The Trust for Public Land has published its latest ParkScore annual report about the park systems for the 100 most populous cities, and once again, Memphis finishes at the bottom – #93.

Memphis has been stuck at the bottom and I guess Memphians can take solace in the fact that their park system bumped up two spots.  Key to the ranking is the percentage of the public that is within a 10-minute walk of a park.

It was #85 in 2016, #87 in 2019, and #95 in 2021.

ParkScore is based on five factors:

Access (18 out of 100),

Investment (29 out of 100),

Acreage (58 out of 100),

Amenities (33 out of 100), and

Equity (40 out of 100).

Other scoring: basketball hoops (30 out of 100), dog parks (29), playgrounds (16), bathrooms (20), and splashpads (32).  Memphis’ highest score was 70 out of 100 for recreation and senior centers.

Total average per capita spending in Memphis for parks is $70: $44 by City of Memphis, $25 by private organizations, and $1 in monetized volunteer hours.  The national average is $98 per capita with $83 coming from the city’s park agency. 

Hoping for Progress

The top 10 park systems are Washington, D.C.; St. Paul, MN; Arlington, VA; Cincinnati; Minneapolis; Chicago; San Francisco; Irvine CA, Seattle, and New York City.

The bottom seven park systems are Louisville, Lubbock, Memphis, Santa Ana CA, Hialeah FL, Oklahoma City, and Fresno CA.

City of Memphis is in the midst of its $200 million Accelerate Memphis program which includes $75 million for about 15 park projects, including new construction in neighborhood parks, community centers, greenlines, splash parks and ball fields.

Hopefully, this investment will move Memphis up in the rankings, but without an increase in per capita park funding and sustained investments, it’s unlikely that the city will move out of the bottom quartile of ParkScore.   

The Result of Benign Neglect

It’s no surprise at Memphis’ ranking.  It has endured more than 20 years of disinvestment.

It didn’t have to be this way, but politicians blew up the Memphis Park Commission after 100 years of its leadership and at a time when the Memphis parks system was hailed as one of the best in the U.S. 

The Park Commission was created in 1900 when Memphis was a star of the Progressive Era.  The “Greater Memphis” movement of that time was a loose group of business and civic leaders who promoted annexation of suburban areas to the east, creation of a public water and gas utility, extension of the city’s revolutionary sewer system, and construction of a system of parks and connected boulevards to unite the new city with the old.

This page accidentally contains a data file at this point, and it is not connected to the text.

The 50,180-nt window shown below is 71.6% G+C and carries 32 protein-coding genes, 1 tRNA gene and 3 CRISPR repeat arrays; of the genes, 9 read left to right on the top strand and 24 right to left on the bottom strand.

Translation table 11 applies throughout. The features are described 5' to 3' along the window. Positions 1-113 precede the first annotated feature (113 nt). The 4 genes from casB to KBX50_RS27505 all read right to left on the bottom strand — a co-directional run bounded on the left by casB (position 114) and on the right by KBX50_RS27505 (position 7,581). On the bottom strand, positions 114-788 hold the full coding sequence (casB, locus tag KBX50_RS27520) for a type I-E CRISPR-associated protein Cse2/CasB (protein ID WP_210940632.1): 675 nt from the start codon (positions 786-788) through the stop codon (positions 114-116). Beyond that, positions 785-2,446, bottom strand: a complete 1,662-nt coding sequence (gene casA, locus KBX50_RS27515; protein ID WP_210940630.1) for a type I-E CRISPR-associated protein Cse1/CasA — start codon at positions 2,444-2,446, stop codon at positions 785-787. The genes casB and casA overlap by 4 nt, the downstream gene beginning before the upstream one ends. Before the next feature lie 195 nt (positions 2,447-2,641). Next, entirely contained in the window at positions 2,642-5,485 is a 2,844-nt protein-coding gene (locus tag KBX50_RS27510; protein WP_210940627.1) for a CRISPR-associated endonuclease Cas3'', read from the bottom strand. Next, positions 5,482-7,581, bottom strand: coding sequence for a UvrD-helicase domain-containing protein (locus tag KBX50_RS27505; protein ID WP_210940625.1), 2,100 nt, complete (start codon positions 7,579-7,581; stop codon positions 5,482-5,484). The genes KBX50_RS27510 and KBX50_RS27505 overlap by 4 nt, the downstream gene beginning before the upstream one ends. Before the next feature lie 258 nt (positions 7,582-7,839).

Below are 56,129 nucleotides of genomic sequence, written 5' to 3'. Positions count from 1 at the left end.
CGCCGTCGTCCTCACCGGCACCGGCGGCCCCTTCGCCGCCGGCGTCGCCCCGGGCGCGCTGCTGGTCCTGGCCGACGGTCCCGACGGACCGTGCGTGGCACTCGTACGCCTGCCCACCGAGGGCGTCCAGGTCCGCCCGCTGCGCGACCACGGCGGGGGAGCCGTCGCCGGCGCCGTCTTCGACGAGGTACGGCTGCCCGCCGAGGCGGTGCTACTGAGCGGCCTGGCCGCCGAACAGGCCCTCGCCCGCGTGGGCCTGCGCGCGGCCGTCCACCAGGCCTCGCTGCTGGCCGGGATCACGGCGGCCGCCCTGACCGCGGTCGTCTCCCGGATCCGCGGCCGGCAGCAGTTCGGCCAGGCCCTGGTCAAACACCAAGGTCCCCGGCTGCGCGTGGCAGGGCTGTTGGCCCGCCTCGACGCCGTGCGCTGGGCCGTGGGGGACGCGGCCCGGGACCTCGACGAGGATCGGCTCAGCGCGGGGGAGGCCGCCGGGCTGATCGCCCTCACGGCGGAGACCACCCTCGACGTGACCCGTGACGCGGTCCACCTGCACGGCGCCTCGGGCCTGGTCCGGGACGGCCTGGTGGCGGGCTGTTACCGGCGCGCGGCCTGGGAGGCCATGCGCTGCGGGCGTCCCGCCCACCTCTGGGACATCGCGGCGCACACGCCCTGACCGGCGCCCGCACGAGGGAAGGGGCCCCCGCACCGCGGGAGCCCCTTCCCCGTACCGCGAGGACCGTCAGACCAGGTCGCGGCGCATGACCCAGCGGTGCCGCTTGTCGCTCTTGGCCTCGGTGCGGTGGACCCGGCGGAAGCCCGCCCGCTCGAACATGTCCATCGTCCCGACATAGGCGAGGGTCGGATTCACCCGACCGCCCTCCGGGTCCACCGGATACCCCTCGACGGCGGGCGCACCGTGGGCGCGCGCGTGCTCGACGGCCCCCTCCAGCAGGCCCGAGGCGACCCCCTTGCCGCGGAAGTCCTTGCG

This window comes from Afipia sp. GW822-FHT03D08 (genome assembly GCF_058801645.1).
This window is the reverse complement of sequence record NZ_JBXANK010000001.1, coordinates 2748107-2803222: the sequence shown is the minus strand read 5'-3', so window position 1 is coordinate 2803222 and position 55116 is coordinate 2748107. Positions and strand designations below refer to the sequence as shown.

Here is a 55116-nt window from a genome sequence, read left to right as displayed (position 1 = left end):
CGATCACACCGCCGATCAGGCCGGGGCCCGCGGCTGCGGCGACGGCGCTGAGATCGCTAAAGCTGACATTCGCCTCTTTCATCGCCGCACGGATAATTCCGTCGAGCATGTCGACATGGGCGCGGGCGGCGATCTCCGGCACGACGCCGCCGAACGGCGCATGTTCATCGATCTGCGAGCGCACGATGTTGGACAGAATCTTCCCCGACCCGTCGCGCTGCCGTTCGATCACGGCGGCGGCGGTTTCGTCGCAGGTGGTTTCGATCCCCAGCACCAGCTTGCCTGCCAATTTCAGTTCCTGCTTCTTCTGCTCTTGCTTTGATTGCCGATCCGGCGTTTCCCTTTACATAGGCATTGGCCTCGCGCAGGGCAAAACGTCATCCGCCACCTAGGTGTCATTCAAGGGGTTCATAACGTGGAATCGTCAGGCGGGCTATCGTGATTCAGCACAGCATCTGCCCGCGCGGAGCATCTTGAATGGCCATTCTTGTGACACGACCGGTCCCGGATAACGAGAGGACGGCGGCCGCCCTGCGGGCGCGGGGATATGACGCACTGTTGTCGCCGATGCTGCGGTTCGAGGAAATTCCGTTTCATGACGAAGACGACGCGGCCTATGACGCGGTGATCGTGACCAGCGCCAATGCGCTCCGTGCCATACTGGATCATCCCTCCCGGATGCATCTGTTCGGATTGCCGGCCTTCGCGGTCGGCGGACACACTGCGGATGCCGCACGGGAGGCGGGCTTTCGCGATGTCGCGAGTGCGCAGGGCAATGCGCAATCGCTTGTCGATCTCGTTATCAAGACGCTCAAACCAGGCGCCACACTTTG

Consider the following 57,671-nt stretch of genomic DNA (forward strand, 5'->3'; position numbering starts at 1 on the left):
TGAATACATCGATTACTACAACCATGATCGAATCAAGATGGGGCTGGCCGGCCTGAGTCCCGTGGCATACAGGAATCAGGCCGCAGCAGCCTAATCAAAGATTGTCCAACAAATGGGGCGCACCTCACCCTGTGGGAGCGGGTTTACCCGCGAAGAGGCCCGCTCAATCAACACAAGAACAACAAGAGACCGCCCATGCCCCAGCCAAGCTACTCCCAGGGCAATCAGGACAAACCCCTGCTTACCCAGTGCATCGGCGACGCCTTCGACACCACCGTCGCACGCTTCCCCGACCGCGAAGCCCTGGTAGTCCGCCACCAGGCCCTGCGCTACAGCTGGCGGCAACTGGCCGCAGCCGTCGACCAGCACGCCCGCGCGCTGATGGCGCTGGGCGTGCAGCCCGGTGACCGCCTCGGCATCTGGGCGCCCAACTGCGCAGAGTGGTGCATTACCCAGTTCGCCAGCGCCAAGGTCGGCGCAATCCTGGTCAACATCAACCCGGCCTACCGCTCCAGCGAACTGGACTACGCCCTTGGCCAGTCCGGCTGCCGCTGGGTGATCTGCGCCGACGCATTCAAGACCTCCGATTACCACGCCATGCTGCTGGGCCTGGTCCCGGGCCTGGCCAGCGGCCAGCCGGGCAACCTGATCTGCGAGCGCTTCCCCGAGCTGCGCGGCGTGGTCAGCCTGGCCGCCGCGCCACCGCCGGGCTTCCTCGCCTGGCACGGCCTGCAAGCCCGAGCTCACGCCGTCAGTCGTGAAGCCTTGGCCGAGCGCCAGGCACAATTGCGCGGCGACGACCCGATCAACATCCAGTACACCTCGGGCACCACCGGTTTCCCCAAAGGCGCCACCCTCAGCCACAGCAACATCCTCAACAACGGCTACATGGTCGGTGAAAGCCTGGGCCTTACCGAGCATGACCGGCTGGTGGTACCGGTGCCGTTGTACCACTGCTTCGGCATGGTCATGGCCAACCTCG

The ideas about parks – with the Park Commission as its vehicle – emerged following the devastating yellow fever epidemics of the late 19th century, and Memphis was so optimistic about the future that it quadrupled its size – from four and a half square miles to 16 square miles.

The Park Commission inherited a “pitiful remainder of the parks given to the people in 1819 by the founders,” the Commercial Appeal wrote. 

At the time, the now revered Promenade had been reduced to 1.75 acres between Union and Monroe and was home to a five-acre city dump between Court and Jefferson. 

The 2.5 acres of Court Square featured dead trees and neglect while in the care of the Police Department.  An early property owner gave the Park Commission two-acre Astor Park, which would later be renamed Tom Lee Park.  There were also 10 acres which had been the grounds of the City Hospital and would become Forrest Park and the five-acre home place of John Gaston, which became Gaston Park.

Putting Together The Basics

The Park Commission embarked on a remarkable plan of action.  It bought Lea Woods, 335 acres, from founder John Overton’s heirs and named it East Park.  (It was named Overton Park in a coupon contest conducted by the Evening Scimitar.)  The Park Commission bought Wilderberger Farm’s 427 acres with 4,800 feet of riverfront and created Riverside Park (now MLK-Riverside Park).

To top it off, the park commissioners connected the two new parks with a parkway in 1902, beginning at Riverside Park in 1904 and Speedway (to become North Parkway) a year later. They hired George Kessler, one of the fathers of American urban planning, whose work in Memphis was one of the earliest efforts for comprehensive planning in the South. 

In addition to the two large park projects, he was also hired to redesign and develop three of Memphis’ four original 1819 squares and the design of three new, small urban parks, including Forrest (now Health Sciences Park), Confederate (now Fourth Bluff), and Gaston.

By 1906, the Park Commission had purchased, designed, developed, and opened more than 1,750 acres of parkland.

Because of its record of success, it was justifiably considered one of the best park management and planning groups of its kind.

When Peter Harnik, then director of the well-respected Center for City Park Excellence, wrote the 2014 report, The Parks of Memphis – Past, President & Future, he cited the absence of a Park Commission as a missing piece for the Memphis park system.  He wrote that a park commission responds to the lack of a “unifying vision for Memphis around which a parks vision can be layered.”

“A rigorous factual analysis of the Memphis park system bears out the anecdotal evidence that the city is below average in most park and recreation caegories compared with other large U.S. Cities,” he said. 


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